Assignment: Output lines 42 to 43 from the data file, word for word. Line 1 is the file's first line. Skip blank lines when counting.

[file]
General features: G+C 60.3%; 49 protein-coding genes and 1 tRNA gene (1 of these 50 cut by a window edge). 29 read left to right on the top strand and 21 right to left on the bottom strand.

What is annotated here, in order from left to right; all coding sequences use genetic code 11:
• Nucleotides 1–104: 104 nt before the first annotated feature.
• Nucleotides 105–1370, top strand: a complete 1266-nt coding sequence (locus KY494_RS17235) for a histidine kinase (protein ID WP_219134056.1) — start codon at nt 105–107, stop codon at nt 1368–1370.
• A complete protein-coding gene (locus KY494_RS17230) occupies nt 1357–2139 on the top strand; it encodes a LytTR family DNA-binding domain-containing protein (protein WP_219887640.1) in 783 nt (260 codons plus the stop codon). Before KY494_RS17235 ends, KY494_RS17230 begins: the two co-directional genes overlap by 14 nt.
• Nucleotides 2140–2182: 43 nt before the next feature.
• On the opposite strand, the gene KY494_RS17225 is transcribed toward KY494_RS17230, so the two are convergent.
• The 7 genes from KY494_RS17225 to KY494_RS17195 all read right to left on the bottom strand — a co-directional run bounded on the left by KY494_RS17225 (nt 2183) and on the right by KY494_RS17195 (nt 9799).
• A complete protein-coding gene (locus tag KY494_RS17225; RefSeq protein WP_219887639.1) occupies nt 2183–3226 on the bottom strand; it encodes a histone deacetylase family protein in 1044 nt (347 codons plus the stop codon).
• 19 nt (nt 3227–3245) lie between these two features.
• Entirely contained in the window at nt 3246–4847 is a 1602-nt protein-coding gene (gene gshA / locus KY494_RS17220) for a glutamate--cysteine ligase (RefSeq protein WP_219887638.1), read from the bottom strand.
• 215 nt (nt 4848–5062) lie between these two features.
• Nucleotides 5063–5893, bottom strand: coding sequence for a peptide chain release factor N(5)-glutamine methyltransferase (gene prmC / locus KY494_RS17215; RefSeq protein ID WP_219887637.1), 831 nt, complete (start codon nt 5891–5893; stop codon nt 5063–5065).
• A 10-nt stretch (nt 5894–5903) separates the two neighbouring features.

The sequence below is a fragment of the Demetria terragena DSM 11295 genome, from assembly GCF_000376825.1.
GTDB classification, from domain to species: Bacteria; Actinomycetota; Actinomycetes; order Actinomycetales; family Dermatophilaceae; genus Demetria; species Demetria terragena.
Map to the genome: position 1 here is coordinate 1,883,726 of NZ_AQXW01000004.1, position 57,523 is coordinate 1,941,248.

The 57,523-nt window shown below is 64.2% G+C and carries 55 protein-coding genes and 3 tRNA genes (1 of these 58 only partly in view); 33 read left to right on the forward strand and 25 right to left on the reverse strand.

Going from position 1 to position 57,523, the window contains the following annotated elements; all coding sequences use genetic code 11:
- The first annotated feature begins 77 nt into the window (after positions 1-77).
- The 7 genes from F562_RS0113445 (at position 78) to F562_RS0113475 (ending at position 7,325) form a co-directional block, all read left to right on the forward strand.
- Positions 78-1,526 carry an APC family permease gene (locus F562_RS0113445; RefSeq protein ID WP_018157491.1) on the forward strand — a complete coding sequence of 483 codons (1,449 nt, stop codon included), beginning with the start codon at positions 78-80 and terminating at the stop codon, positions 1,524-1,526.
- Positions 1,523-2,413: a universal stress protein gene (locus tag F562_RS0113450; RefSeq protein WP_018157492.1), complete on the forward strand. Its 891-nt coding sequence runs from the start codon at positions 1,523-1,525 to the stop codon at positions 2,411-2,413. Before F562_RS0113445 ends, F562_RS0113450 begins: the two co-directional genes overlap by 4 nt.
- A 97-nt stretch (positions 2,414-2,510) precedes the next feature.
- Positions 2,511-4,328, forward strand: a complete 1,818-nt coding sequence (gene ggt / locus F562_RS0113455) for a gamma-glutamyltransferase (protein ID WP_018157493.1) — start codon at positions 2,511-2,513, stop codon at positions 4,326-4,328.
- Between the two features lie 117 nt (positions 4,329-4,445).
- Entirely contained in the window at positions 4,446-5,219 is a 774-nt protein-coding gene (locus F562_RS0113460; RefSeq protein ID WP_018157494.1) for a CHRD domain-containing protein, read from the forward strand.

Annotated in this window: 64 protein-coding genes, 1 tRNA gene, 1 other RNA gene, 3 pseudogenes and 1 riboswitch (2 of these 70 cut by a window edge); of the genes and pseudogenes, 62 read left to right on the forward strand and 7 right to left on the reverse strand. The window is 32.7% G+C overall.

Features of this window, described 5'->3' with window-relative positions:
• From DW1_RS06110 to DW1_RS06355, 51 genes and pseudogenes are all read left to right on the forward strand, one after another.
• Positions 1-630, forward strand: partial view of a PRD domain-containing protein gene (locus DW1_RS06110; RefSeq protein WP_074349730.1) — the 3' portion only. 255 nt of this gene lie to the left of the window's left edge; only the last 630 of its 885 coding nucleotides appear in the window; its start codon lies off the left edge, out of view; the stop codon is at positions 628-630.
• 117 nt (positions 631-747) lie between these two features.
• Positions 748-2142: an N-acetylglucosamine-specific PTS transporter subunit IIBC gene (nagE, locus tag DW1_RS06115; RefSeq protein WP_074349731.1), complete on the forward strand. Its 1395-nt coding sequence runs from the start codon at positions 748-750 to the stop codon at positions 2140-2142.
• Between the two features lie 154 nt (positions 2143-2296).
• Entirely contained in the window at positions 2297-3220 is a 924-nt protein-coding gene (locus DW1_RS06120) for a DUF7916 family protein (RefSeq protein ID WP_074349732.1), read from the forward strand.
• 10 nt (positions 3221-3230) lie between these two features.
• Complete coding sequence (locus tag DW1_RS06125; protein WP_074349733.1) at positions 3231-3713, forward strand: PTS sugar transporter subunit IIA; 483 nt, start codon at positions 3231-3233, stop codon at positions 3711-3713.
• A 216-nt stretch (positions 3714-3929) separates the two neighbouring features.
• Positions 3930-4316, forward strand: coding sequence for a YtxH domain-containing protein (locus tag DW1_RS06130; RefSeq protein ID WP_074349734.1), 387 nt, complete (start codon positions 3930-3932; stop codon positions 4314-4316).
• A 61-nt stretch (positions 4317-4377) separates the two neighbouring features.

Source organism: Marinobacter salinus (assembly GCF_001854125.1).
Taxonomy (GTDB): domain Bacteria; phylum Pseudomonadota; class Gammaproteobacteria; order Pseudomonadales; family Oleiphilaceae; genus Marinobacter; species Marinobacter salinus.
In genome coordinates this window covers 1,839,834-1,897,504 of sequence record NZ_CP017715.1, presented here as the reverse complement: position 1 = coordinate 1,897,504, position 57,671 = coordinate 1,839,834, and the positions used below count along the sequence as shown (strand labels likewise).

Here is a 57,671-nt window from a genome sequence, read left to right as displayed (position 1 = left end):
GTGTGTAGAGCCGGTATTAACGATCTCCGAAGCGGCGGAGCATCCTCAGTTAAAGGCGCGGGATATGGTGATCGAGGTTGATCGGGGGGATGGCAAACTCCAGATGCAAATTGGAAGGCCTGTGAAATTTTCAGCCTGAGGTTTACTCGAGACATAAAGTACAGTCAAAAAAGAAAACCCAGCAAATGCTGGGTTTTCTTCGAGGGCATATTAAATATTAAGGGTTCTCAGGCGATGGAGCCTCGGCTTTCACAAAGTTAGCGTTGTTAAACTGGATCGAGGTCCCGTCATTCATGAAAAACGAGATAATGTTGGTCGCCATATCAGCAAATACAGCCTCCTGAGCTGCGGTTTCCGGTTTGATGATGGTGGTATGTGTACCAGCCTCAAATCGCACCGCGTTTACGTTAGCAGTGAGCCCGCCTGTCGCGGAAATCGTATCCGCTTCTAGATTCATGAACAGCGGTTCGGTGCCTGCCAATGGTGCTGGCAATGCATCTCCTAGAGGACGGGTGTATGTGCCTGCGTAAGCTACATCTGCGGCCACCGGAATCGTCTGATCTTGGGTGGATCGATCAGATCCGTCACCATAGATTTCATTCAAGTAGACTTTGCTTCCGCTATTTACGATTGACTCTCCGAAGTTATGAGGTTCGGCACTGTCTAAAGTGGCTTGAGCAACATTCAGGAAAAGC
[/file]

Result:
Taxonomy (GTDB): domain Bacteria; phylum Pseudomonadota; class Gammaproteobacteria; order Pseudomonadales; family Oleiphilaceae; genus Marinobacter; species Marinobacter salinus.
In genome coordinates this window covers 1,839,834-1,897,504 of sequence record NZ_CP017715.1, presented here as the reverse complement: position 1 = coordinate 1,897,504, position 57,671 = coordinate 1,839,834, and the positions used below count along the sequence as shown (strand labels likewise).